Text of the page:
SafeInit protects software from uninitialized read vulnerabilities - code released for NDSS 2017
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This is the source release of SafeInit, our proof-of-concept prototype
showing that compilers can mitigate uninitialized data vulnerabilities by
simply initializing all memory, without significant performance overhead.
We demonstrate this by compiling code with a modified version of LLVM
(which performs the initialization and then runs modified optimizations)
along with an allocator (a modified tcmalloc) which ensures that heap
memory is also initialized.

Our NDSS 2017 paper can be downloaded from:

If you'd like to cite it, you can find a .bib entry on our website at

Our modified version of LLVM is provided in 'llvm', and our modified
version of tcmalloc is provided in 'gperftools'. As mentioned in our
paper, we also include the LLVM patches from D13363 (non-local DSE)
and D18714 (writeonly IR attribute). Note also the modified constants
in tcmalloc's src/common.h. We are grateful of the hard work from
everyone involved in these projects.

After building and installing LLVM, and building gperftools (for
tcmalloc), you can use SafeInit by passing -fsanitize=safeinit as a
compiler flag. It's important that the flag is passed at all stages of
your builds, since code can be miscompiled if the compiler is not aware
that the allocator initializes memory (for LTO builds using LLVMgold,
you can pass "-Wl,-plugin-opt=-malloc-returns-zero"). It's also
important to link against and run the output binary with the hardened
allocator (set LD_LIBRARY_PATH to gperftools/.libs); this is NOT done
automatically, so you need to do this yourself ("-ltcmalloc_minimal"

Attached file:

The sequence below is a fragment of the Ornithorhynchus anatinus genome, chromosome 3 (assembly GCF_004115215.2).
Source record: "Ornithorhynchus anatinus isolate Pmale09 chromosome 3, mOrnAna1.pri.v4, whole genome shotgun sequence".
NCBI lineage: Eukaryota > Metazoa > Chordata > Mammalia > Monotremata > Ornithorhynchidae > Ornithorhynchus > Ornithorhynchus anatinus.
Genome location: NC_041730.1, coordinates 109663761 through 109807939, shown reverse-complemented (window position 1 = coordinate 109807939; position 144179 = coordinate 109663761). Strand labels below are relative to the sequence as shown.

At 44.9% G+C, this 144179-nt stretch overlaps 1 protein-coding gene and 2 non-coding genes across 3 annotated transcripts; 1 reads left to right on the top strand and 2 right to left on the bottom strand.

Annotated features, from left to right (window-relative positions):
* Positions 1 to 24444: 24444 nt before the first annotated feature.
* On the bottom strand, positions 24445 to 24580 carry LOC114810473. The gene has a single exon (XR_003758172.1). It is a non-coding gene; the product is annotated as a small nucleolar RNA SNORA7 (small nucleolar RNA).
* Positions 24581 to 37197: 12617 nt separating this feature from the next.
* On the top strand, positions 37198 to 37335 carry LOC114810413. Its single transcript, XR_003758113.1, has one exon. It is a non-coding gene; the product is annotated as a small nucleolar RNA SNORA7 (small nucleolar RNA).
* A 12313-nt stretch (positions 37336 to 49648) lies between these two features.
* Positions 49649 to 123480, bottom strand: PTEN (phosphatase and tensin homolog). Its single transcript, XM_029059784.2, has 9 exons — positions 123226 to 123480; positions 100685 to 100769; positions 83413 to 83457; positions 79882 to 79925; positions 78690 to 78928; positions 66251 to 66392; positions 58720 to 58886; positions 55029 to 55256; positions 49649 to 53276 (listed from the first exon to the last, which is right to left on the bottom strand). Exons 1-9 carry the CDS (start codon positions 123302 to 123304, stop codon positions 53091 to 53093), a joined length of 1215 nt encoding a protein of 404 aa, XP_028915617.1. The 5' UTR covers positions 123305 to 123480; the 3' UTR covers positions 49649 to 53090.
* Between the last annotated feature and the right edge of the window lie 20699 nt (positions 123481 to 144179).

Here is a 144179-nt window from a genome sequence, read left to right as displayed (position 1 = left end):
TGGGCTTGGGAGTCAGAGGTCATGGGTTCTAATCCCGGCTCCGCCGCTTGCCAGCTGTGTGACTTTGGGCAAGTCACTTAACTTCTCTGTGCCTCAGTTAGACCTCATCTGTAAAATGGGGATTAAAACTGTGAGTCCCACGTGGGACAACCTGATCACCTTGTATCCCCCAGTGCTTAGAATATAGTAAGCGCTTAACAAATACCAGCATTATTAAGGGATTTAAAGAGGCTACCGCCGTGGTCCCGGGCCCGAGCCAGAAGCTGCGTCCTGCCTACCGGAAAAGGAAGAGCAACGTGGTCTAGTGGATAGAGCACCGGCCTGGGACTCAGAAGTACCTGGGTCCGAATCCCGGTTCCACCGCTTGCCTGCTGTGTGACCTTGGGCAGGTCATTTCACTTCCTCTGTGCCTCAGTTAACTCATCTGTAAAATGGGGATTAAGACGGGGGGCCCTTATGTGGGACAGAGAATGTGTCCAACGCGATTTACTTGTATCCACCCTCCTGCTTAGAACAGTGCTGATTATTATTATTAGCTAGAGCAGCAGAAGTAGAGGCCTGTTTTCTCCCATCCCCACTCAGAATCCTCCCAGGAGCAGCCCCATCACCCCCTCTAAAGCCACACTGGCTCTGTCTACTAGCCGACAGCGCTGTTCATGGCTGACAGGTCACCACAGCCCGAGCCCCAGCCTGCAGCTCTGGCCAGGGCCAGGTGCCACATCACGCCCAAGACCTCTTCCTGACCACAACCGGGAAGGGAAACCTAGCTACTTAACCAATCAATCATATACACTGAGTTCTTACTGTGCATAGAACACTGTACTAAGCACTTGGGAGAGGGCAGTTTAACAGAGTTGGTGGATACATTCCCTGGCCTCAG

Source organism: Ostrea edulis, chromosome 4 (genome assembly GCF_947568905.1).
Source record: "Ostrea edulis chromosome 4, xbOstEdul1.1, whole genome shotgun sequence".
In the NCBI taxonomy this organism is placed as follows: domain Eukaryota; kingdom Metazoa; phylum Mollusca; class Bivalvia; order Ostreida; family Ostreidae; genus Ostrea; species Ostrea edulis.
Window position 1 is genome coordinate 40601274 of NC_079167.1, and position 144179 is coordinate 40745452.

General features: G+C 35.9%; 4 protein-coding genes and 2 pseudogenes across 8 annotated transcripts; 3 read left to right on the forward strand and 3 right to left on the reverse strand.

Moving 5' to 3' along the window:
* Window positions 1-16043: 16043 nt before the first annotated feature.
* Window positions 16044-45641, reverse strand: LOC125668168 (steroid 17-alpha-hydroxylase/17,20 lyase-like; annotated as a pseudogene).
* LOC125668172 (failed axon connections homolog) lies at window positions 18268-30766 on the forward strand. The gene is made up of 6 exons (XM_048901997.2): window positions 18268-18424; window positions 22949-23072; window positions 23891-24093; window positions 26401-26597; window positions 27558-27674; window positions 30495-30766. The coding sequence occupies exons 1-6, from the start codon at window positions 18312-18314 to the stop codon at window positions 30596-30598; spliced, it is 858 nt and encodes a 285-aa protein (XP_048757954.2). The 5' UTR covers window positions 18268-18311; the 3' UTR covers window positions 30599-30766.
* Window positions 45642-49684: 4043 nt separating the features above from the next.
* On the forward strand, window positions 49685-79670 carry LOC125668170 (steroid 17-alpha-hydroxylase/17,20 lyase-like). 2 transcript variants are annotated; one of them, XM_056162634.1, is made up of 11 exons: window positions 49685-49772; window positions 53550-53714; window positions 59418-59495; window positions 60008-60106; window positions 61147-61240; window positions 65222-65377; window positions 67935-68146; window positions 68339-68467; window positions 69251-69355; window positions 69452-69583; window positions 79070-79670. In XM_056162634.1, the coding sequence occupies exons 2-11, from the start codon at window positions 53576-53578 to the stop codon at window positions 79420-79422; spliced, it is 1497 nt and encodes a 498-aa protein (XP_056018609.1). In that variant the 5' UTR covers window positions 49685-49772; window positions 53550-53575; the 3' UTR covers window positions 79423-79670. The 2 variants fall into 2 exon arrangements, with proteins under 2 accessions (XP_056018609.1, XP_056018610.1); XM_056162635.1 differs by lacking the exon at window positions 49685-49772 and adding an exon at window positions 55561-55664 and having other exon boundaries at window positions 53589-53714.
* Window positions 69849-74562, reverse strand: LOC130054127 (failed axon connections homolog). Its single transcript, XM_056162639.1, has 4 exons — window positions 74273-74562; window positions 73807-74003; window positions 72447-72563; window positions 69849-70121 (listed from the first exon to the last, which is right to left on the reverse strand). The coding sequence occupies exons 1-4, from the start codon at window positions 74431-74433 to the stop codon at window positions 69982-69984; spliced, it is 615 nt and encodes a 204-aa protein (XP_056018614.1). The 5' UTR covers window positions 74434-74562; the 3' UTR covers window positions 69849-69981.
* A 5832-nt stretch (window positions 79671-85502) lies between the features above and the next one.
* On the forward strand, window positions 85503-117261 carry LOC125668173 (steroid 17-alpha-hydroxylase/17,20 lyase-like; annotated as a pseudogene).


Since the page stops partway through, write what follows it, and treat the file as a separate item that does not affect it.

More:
along with "-L/path/to/gperftools/.libs", for example).

It should (of course) be possible to replicate the performance results
from our paper with this code, and the benchmarks should all run and
produce the right results. However, it differs in some ways from our
internal version, so if you encounter problems, feel free to get in
touch. Remember that, as we discuss in our paper, this is a prototype;
the optimization passes may contain bugs and fail to correctly compile
some code. To catch any obvious errors, we recommend that you build
LLVM in debug mode with assertions enabled!

The misc-checks directory contains some of the manual test cases we used
to test/verify the behaviour of tools such as SafeInit, MemorySanitizer
and valgrind. Some of them are intended for manual inspection of the
generated code only (and don't link, because we left external functions
unimplemented), the remainder should compile and run. Usually they just
make printf calls and/or return an exit code. It is a fairly random mix,
but I'm making these available just in case any of them are helpful to
other researchers (if only as inspiration); there is no documentation
and test scripts are not included, but all examples should (of course)
be correctly sanitized by SafeInit where relevant.

Remember, you can also build libraries using SafeInit, which is important
for full protection; although glibc doesn't build using LLVM, we (for
example) successfully did this with musl and libc++, which allows you
to harden full applications.

You can annotate variables or types with '__attribute__((no_zeroinit))'
to disable initialization, if necessary for performance reasons. See our
paper for further discussion about this and many other considerations!